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6 March 2014 1:04 pm ,
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Early in April, the first of a fleet of environmental monitoring satellites will lift off from Europe's spaceport in...
Since 2000, U.S. government health research agencies have spent almost $1 billion on an effort to churn out thousands...
Magdalena Koziol, a former postdoc at Yale University, was the victim of scientific sabotage. Now, she is suing the...
Antiretroviral drugs can protect people from becoming infected by HIV. But so-called pre-exposure prophylaxis, or PrEP...
Two studies show that eating a diet low in protein and high in carbohydrates is linked to a longer, healthier life, and...
Considered an icon of conservation science, researchers at World Wildlife Fund (WWF) headquarters in Washington, D.C.,...
The new atlas, which shows the distribution of important trace metals and other substances, is the first product of...
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ScienceShot: Underground Rain Gauge?
12 June 2012 5:25 pm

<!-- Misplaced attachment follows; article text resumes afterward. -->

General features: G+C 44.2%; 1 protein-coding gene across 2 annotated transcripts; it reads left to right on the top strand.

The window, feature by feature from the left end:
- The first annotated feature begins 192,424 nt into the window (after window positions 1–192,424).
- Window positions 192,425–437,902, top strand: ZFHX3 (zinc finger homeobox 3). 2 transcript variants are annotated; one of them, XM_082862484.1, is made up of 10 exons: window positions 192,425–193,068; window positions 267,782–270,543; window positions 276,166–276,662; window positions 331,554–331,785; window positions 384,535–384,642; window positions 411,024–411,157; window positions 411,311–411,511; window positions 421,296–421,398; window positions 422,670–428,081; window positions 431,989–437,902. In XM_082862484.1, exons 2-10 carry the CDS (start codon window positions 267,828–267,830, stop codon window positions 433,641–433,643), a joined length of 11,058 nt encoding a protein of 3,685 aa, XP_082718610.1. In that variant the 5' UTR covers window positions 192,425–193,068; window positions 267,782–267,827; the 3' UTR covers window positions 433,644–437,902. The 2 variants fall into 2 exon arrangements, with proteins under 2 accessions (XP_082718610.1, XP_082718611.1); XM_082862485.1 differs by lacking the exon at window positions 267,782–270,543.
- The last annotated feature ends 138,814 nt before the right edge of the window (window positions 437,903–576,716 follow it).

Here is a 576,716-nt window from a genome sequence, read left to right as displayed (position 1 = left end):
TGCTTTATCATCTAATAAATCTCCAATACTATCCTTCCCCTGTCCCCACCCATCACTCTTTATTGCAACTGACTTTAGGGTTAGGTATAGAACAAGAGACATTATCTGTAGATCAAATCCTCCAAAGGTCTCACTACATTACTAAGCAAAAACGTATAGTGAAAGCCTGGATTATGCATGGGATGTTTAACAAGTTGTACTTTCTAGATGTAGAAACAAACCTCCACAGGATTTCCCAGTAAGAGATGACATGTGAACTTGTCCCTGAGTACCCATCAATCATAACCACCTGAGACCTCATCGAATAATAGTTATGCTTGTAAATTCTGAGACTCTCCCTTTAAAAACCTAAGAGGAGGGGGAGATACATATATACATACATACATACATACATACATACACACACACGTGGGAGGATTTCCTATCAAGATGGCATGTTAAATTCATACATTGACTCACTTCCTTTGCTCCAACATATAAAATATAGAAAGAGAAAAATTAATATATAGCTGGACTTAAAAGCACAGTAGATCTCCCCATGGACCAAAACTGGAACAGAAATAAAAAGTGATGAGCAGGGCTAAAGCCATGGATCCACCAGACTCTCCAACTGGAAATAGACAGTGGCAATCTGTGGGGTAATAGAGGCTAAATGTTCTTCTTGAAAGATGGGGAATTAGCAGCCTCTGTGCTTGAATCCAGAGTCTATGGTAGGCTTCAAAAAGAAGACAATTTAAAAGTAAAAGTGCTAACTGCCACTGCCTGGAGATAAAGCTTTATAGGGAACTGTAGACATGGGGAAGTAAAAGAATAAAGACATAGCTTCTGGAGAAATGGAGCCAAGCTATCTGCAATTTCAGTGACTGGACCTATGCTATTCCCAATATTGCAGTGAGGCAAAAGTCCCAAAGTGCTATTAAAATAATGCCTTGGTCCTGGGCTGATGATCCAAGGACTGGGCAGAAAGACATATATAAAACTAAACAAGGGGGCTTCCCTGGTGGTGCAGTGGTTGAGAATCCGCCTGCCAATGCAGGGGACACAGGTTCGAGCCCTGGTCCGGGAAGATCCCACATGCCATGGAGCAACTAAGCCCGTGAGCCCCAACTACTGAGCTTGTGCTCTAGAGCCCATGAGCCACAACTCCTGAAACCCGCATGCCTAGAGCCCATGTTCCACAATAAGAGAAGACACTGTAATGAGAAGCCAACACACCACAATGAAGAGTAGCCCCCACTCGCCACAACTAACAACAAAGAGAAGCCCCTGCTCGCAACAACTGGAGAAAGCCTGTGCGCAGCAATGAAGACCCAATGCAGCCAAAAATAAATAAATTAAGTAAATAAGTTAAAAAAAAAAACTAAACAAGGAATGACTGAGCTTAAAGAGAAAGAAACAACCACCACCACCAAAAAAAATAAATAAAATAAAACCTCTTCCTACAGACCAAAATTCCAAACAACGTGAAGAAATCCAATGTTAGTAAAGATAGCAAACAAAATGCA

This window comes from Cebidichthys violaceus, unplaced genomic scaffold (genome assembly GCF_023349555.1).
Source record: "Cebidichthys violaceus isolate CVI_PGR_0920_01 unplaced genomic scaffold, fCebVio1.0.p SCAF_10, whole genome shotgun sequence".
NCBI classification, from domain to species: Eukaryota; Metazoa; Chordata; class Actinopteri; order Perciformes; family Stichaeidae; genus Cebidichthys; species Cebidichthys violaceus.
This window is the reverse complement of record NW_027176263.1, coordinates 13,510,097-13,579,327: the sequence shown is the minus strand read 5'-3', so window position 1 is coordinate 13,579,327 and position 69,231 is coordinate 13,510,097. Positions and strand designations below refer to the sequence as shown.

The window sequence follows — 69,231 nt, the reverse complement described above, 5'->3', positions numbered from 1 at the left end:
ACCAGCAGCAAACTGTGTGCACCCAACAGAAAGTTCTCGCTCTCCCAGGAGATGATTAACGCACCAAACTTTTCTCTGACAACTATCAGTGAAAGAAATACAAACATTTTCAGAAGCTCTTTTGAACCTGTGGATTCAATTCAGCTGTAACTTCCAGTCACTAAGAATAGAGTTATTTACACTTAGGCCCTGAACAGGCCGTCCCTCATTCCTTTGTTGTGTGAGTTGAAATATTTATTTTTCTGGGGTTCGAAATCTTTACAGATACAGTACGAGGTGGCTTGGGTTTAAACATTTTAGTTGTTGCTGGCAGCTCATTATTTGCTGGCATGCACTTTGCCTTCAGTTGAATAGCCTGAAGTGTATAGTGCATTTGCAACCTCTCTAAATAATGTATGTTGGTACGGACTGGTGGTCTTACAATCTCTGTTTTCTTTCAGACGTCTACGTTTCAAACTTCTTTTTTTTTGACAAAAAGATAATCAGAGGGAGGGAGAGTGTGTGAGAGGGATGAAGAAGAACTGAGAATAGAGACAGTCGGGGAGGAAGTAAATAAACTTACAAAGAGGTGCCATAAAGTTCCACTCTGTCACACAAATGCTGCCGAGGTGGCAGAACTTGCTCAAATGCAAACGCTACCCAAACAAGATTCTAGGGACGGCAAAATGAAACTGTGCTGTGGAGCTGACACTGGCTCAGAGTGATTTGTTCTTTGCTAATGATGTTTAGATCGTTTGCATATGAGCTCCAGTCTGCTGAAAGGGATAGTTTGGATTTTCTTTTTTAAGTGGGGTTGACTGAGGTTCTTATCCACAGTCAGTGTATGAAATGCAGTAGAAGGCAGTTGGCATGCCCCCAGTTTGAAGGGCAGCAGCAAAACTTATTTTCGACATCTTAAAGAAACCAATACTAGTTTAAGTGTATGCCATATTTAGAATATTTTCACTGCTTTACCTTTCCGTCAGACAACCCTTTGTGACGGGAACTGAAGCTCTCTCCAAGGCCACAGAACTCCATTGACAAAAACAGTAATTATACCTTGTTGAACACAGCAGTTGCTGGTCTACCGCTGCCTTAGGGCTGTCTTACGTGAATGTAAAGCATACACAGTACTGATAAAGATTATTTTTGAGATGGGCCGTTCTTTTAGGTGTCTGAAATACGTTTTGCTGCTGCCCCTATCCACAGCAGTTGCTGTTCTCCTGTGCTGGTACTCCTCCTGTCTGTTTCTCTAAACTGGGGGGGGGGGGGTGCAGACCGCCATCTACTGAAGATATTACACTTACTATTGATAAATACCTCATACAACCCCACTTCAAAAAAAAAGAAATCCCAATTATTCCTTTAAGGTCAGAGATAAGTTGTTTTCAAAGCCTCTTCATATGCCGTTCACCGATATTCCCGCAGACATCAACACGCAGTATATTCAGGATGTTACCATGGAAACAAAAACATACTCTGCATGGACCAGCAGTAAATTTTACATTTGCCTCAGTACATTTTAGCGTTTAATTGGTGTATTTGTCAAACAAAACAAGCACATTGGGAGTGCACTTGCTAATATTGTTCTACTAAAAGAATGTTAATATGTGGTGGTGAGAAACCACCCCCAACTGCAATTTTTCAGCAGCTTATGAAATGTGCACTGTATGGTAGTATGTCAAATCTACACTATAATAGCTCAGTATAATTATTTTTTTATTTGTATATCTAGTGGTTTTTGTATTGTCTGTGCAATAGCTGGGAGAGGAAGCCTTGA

Cave formations known as stalactites are often pretty, but they also may provide clues about past climates. In some instances, the surfaces of these icicle-like accumulations of minerals sport series of rings, ripples, and ridges (image) which are typically spaced between 5 and 10 millimeters apart. A new analysis suggests that the ridges develop when the steady flow of mineral-rich water is disturbed as it runs over tiny imperfections in a stalactite's surface. Small eddies in the flow lead to increased deposition of calcium carbonate at certain regularly spaced locations, researchers reported online this month in Physical Review Letters. Cross sections through stalactites reveal that even though water is flowing downward, these regular ridges, or crenulations, migrate upward as years pass because deposition of minerals tends to take place on the upstream side of the ridges. According to the team's model, the rate at which the crenulations migrate upward doesn't depend on the temperature in the cave or the concentration of dissolved minerals in the water. However, the migration rate does depend on the flow rate of the water across a stalactite's surface—a hint that scientists might be able to use crenulated stalactites as rain gauges for past eras, since the amount of water dripping down a stalactite's surface typically depends on the precipitation falling on the surface above the cave.
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